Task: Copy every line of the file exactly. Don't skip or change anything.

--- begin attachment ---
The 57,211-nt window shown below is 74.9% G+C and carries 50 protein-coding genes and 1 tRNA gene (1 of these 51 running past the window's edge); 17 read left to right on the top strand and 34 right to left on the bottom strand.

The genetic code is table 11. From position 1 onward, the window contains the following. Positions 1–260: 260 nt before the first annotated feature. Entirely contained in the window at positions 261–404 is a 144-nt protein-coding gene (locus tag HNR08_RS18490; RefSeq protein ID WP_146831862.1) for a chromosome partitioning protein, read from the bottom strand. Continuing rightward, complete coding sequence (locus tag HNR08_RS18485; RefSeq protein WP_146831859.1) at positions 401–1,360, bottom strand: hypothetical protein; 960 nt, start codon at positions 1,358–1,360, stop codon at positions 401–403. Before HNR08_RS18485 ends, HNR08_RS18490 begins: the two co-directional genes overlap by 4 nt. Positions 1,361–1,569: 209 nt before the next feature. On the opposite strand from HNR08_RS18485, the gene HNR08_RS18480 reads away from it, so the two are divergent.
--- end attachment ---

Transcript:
The 57,211-nt window shown below is 74.9% G+C and carries 50 protein-coding genes and 1 tRNA gene (1 of these 51 running past the window's edge); 17 read left to right on the top strand and 34 right to left on the bottom strand.

The genetic code is table 11. From position 1 onward, the window contains the following. Positions 1–260: 260 nt before the first annotated feature. Entirely contained in the window at positions 261–404 is a 144-nt protein-coding gene (locus tag HNR08_RS18490; RefSeq protein ID WP_146831862.1) for a chromosome partitioning protein, read from the bottom strand. Continuing rightward, complete coding sequence (locus tag HNR08_RS18485; RefSeq protein WP_146831859.1) at positions 401–1,360, bottom strand: hypothetical protein; 960 nt, start codon at positions 1,358–1,360, stop codon at positions 401–403. Before HNR08_RS18485 ends, HNR08_RS18490 begins: the two co-directional genes overlap by 4 nt. Positions 1,361–1,569: 209 nt before the next feature. On the opposite strand from HNR08_RS18485, the gene HNR08_RS18480 reads away from it, so the two are divergent.